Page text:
As a serious blogger, you’ve learned the lesson and stay focused on creating original content. You link to other people’s content appropriately, taking care to protect their copyrights and not confuse your reader’s, putting other people’s content in blockquotes with clearly indicated links and credits.
For scammers, scrapers, and plagiarists, other people’s content has turned into a major money-maker as they use other people’s content for financial gain and misdirection. [Read more…]
With the line between a legit blog and scam blog getting harder to detect, how do you really know when the blog you are reading is a scam blog? As part of this ongoing series on blog scams, we’ve covered how blog scams are growing and the impact on the economy and job market for stay-at-home workers. Learning to tell the difference between a legit blog and a scam blog is becoming more and more important as the work force moves online looking for jobs.
You begin the process of detection of a scam blog by checking the facts. I covered a lot of information previously on how to check the facts in:
- Web Browser Guide: Scams, Hoaxes, Rumor Mills, and Online Trash – Check the Facts
- Blogging Resources and Sources to Help You Blog
- Blog Resources: Researching the Research, Finding the Facts, and Seeking Supporting Evidence
Some of the sites I recommend you use to check your facts when it comes to the hoaxes, scams, and snake oil claims some blogs can make include: [Read more…]
The WebWatch’s ‘Look Before You Click’ Campaign was created with a grant from the New York State Office of Attorney General and uses a cartoon animation and satrical musical verse to educate Internet users about Internet fraud that comes in through email, blogs, and websites. [Read more…]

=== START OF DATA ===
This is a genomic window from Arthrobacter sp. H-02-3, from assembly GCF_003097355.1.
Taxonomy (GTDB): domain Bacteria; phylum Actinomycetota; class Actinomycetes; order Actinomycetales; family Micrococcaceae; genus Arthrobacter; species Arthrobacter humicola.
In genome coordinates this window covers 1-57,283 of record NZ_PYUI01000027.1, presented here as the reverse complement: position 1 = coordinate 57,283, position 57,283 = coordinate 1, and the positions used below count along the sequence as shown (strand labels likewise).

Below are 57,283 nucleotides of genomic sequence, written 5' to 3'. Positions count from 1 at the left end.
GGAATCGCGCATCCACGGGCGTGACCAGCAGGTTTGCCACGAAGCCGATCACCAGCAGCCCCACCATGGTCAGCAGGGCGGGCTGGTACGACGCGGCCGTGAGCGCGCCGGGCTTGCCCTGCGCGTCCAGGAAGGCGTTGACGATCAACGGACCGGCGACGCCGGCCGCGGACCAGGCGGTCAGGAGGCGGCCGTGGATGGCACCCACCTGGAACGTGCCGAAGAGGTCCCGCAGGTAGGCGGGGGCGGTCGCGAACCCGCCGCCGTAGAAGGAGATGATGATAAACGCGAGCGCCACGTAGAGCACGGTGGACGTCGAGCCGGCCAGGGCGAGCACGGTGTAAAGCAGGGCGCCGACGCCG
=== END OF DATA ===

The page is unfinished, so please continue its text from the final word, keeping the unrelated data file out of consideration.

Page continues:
In Flipping Blog Scams MMO Niche is Full of Jerks, Garry Conn takes on the scams associated with Make Money Online Niches (MMON) and reselling domain names and sites:
It takes a lot to get me upset; however, when I witness people within the MMO niche that act like a bunch of middle school kids making fun of the ugly girl who dropped her books in the hall it pisses me off and without a doubt shows me the true colors of many of the individuals out here. Not only do these people scam, take money and trick their readers but now they make fun of them when they get the courage to step foot into the MMO arena.
While Garry is talking about the quick flipping of MMON blogs, where people buy good named domains, launch it with a nice blog, manipulate the stats, then resell it leading the buyer on. [Read more…]
While I can excuse those who overhype their Plugins, Themes, and contests on their blog, I have a hard time forgiving those who use their blogs as scams. As the blog platform becomes more ubiquitous and easier to use with a lot of automatic content generating tools and comment and trackback spam tools, blogs are being used more and more for the dark side of blogging.
In The Thin Line Between Legitimate Blog Models and Scams, Weblog Scout writes that there is a think line between a scan and legitimate blog model as scammers tend to use the same tools as legit blogs do, such as autoblogging WordPress Plugins, auto-pings, mass site submission tools, and feed scrapers: [Read more…]